Fantastic Fest, the largest genre film festival in the U.S., specializing in horror, fantasy, sci-fi, action and just plain fantastic movies from all around the world, starts here in Austin in just two days! Over the next several days, I’m previewing the movies I plan on seeing and blogging about over the course of the week long festival.
First and foremost, it should be clear that EVERYBODY IN OUR FAMILY is a film best experienced blind. Innovative, daring and about as original as film can get, the latest offering from the Romanian new wave is something that is better experienced and than read about. If you’re interest is piqued, stop reading and start watching.
The story is simple. Marius, a single dad in his thirties, travels to his ex-wife’s house to pick up his daughter, Sofia, for their annual beach holiday. Upon arrival, he is told by her grandmother and her step father that Sofia is sick and must stay at home with her mother. As Marius’ insistence grows, so do tensions in the household, pushing the situation to unimaginable heights.
Shot in almost real time, EVERYBODY IN OUR FAMILY shows how much can really change for someone over the course of one afternoon. Director Radu Jude’s hyperrealistic style helps to sets the stage for an intense discussion on family values. Drawing the most out of a plethora of incredible performances, he peppers the intensity with a dark and witty humor that resonates through the humanity of the film. As the action builds to a climax, Jude tries his best not to suffocate the audience, presenting the facts for a pure reaction. The result is often as humorous as it is horrific.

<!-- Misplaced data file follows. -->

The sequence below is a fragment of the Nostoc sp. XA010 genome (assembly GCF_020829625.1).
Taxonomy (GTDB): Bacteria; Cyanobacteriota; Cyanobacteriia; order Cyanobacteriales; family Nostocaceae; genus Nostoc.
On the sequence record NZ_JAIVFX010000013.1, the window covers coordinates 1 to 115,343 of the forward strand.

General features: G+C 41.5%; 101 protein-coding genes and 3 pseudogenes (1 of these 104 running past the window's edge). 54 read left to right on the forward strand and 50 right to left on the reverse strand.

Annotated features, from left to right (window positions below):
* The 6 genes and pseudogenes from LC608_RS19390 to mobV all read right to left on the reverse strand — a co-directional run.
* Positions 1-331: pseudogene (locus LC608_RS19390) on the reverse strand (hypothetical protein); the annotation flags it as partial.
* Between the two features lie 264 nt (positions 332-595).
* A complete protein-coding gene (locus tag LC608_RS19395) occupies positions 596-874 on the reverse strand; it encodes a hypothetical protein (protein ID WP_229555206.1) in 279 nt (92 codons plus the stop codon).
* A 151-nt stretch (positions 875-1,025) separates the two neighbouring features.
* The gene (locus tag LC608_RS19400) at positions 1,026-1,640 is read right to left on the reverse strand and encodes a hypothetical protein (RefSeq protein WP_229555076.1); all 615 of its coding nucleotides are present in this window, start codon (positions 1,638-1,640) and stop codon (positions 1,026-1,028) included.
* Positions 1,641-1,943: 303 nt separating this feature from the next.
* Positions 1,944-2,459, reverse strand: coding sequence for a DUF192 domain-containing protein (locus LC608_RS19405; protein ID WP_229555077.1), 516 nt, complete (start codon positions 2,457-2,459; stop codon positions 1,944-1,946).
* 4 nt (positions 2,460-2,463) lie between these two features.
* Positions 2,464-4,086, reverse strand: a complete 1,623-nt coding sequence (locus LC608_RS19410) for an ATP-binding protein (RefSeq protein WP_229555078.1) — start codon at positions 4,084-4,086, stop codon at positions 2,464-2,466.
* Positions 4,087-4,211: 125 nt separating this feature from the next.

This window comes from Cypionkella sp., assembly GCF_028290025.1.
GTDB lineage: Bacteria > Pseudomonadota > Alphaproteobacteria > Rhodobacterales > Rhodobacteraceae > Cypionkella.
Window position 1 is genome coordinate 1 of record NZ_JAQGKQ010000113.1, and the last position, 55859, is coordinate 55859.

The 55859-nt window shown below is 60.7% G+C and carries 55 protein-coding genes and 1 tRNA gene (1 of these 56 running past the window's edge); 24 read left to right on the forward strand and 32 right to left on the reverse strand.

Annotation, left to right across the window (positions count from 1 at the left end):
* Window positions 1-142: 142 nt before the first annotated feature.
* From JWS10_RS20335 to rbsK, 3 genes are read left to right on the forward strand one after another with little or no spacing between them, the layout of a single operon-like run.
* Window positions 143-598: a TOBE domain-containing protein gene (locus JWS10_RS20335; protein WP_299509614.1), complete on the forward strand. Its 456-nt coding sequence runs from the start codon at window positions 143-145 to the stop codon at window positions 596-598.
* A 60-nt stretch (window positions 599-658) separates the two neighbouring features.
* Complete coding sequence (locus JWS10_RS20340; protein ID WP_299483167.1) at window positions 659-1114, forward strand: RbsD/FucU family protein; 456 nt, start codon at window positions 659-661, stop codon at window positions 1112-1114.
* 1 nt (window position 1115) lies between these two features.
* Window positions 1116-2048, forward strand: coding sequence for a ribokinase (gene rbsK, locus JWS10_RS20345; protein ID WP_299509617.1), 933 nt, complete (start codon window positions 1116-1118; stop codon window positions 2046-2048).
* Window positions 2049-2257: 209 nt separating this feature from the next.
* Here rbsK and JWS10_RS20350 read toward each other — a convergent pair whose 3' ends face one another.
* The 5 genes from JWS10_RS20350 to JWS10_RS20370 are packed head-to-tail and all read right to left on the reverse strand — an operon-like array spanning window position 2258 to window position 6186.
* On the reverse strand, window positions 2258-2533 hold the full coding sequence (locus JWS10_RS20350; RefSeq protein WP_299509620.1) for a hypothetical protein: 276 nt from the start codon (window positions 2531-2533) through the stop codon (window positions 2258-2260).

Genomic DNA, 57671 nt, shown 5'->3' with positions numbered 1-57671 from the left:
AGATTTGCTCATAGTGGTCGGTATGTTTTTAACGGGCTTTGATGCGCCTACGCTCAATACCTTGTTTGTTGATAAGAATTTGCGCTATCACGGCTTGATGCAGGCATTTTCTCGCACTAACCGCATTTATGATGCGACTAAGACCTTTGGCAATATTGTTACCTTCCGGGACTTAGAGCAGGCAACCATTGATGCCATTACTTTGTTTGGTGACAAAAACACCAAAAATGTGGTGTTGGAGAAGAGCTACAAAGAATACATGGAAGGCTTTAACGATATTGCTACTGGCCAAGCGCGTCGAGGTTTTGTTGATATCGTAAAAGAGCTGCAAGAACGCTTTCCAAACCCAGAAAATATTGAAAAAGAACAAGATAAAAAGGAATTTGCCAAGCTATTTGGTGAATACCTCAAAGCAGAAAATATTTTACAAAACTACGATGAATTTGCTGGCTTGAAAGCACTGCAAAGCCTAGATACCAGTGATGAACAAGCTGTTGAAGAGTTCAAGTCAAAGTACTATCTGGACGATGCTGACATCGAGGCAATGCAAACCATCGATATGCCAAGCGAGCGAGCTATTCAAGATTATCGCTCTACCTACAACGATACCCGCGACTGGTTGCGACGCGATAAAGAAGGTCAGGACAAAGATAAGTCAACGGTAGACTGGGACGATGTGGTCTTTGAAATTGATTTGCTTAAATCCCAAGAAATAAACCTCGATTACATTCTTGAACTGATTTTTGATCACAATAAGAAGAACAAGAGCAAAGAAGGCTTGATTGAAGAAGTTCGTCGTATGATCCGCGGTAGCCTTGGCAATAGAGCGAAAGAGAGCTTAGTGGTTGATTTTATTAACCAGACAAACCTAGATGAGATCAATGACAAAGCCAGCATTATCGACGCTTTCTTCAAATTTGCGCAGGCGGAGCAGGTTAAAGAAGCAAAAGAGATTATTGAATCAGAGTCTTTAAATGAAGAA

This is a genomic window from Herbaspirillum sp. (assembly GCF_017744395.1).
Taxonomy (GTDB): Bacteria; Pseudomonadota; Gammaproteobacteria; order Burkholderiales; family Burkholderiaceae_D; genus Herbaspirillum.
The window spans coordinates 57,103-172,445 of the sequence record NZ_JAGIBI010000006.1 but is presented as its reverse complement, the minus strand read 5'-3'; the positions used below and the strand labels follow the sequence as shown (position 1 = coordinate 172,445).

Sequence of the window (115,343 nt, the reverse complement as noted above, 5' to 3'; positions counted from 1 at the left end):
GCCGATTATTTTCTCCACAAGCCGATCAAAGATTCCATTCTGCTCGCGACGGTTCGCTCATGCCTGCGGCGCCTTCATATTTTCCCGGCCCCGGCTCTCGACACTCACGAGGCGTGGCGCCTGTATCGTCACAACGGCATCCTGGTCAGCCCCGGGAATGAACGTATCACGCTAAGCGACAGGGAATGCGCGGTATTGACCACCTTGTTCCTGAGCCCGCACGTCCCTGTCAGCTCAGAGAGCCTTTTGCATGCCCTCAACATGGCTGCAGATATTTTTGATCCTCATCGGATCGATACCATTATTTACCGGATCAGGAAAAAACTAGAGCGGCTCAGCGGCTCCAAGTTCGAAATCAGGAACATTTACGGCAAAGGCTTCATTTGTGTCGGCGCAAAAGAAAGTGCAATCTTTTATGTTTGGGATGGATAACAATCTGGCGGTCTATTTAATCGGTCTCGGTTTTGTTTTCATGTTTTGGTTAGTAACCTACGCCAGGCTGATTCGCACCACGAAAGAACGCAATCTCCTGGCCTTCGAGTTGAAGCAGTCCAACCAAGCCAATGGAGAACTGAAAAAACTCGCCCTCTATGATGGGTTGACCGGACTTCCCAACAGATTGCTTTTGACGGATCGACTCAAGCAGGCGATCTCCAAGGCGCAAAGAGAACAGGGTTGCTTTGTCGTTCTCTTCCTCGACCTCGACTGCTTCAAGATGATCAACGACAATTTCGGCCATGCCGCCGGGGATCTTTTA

Breaking out of any mold that you could possibly put it in, EVERYBODY IN OUR FAMILY is not your typical Fantastic Fest fare. It is, however, simply too good and too unique to be ignored. (Michael Lerman)
Bullets show no mercy! War has ravaged China and chaos has reigned in many parts. An elite group of snipers have been assembled to take out enemies and traitors. Mu (Peter Ho), a rather young and naïve hunter, has been drafted to be part of the 204th unit after heroically shooting down enemies during an ambush. Squad leader Zhang (Tony Leung) welcomes him into the brotherhood by assigning him his first official mission. His task is to join the team in taking out four enemy generals and a handful of Chinese traitors. Mu’s recklessness and soft heart begin to cloud his judgment, and even diminish his abilities – as the best snipers need to be emotionally detached. Meanwhile, General Masaya sends some of his best sharp-shooters to retaliate. Whose bullets will speak louder?